All these show, how the theories grew over the years and how the differences in trends took place with time. In any case, there cannot be any direct comparison between the past and present of HRM, because the entire mechanism of HRM has taken a new route, which has been influenced by the new components of Information Age – elements like Internet, e-Commerce, Globalization or open market, open access to information, etc, which were not there in the scene before the advent of the digital media. Alongside, the social changes brought in by these new elements were also not there.
The shift in paradigm in HRM can be segmented by four situations, not necessarily occurring together or immediately after the occurrence of another.
i) When Personnel Management grew into HRM: It was a need-based shift, where the urge of expansion and sustenance had extended the horizon of HRM, by turning to collectivity rather than sticking on to individual. As for sustenance, the organizations needed long-term solutions to problems, and that too prompted this shift. In the later part, the shift of the capital from financial or physical assets to human capital consolidated this shift.
ii) When Information Age took over from Industrial Age: While the Industrial Age concentrated on physical labor, products and natural resources as its assets, The Information Age has chosen to focus on knowledge, information skills, communication and service. Alongside, the access to knowledge was thrown open to all.
iii) When Intellectual Capital replaced Financial Capital as the axis of organization: It ushered a completely new format of business concept, where the humans are placed in the place of capital with their knowledge and skill. This enabled people to sustain the competitive advantage of organization.
iv) When Globalization took over from Nationalization: The advent of digital era wiped off the global boundaries and added lightening speed to the communication system. This encouraged the business to expand beyond the regional boundaries to avail the huge opportunity of tapping the vast market.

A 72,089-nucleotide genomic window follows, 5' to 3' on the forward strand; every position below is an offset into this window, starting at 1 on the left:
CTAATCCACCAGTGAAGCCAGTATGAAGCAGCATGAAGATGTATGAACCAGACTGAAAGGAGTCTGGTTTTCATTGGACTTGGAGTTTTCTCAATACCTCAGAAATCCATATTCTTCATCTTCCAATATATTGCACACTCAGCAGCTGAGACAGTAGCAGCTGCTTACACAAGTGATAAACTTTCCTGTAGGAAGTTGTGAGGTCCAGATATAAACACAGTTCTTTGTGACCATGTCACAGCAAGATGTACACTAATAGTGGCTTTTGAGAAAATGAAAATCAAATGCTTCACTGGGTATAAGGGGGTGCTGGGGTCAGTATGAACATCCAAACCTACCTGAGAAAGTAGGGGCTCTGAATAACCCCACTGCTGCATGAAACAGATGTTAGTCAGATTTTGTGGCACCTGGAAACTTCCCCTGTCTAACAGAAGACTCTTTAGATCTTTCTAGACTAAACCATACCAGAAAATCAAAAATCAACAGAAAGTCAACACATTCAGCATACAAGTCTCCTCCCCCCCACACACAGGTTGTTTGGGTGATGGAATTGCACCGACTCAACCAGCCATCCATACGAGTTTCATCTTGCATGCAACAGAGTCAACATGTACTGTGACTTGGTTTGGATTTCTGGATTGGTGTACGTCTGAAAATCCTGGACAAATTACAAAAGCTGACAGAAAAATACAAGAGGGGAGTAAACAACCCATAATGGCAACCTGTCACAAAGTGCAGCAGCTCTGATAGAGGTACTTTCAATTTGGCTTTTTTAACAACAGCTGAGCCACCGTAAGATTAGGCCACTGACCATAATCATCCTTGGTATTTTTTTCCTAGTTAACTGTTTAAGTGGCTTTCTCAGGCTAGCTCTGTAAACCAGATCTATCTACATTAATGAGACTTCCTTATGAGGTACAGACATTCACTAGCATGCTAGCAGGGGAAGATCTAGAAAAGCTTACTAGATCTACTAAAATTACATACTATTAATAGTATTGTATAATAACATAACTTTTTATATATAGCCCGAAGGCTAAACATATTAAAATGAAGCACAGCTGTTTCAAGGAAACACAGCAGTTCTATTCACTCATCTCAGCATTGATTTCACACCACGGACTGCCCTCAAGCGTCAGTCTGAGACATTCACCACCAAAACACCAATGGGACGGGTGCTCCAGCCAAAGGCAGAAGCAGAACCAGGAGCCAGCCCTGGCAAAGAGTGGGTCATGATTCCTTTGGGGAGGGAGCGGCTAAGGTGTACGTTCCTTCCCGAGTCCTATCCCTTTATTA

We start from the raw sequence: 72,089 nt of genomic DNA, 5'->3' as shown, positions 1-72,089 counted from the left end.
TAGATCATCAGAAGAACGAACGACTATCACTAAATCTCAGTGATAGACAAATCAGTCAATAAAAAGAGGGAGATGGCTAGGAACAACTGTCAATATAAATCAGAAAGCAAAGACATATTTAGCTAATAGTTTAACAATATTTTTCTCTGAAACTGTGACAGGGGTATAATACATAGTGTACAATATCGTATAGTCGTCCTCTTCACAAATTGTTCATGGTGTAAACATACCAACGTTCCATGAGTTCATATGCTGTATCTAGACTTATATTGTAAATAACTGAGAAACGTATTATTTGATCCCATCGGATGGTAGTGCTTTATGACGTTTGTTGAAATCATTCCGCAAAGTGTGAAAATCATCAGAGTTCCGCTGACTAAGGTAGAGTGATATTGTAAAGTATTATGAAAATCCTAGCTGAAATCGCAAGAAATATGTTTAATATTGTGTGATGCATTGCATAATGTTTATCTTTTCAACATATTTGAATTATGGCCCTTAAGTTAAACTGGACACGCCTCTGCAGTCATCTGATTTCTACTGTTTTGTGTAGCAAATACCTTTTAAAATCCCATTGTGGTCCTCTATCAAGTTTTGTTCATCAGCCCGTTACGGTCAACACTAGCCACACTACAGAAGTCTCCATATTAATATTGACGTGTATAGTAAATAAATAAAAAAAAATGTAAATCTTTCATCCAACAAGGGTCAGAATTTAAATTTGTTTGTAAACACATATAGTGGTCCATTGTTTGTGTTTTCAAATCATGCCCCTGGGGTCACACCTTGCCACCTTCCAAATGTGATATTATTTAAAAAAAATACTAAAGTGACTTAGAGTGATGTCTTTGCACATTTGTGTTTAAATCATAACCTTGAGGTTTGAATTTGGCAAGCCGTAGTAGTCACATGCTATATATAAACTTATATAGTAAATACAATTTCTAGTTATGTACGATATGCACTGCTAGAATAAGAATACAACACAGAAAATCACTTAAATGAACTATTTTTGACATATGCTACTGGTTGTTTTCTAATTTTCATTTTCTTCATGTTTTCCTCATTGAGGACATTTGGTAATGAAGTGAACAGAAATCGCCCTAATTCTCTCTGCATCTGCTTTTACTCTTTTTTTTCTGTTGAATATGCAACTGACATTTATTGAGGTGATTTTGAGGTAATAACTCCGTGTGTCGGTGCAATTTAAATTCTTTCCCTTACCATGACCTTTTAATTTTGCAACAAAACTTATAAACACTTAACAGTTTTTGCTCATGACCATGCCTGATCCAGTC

The direct effects of such a shift in paradigm reflected in many areas, of which the most prominent ones are as below.
a) New concepts like intellectual capital, human capital and knowledge management came into being.
b) A newfound freedom engulfed the managerial proceedings.
c) Cultures like information sharing or learning came into being.
d) It empowered the employees more than ever.
e) It started generating competitive advantage from the employees.
From a simple perspective, it is the journey of civilization from agricultural revolution to digital revolution via industrial revolution has influenced the concept of the resources from time to time (like the money replacing grains as the mode of trade), where humans have rediscovered themselves as the prime capital in this digital age.
Present Day HRM at a Glance
According to Gates (2000:xxii,l) business is going to change more in the next ten years than it has in the last 50 years. These changes will occur because of the flow of digital information. The successful companies of the next decade will be the ones that use digital tools to reinvent the way they work. The rise of IT industry in the US alone in the tune of $866 billion (Rennie, 2003) even ten years back from now (1997) corroborates Bill Gate’s words.
There is no doubt that the new economy is constantly favoring three things – one, globalization, two, intangible potential like ideas, information and relationships, and three, inter-connectivity. Thus, the factors, which were considered significant in the sustenance and growth of economy, are no longer seen under same light. For example, time, place, money and physical assets – these elements are not as important today as they were in the pre-digital era. Thus the theories of business based on their contribution have become obsolete. Now the geography is not a matter of concern, nor there is any constraint regarding time, thanks to the virtual world, where the new drivers of the new economy are Internet, e-Commerce and Web lifestyle.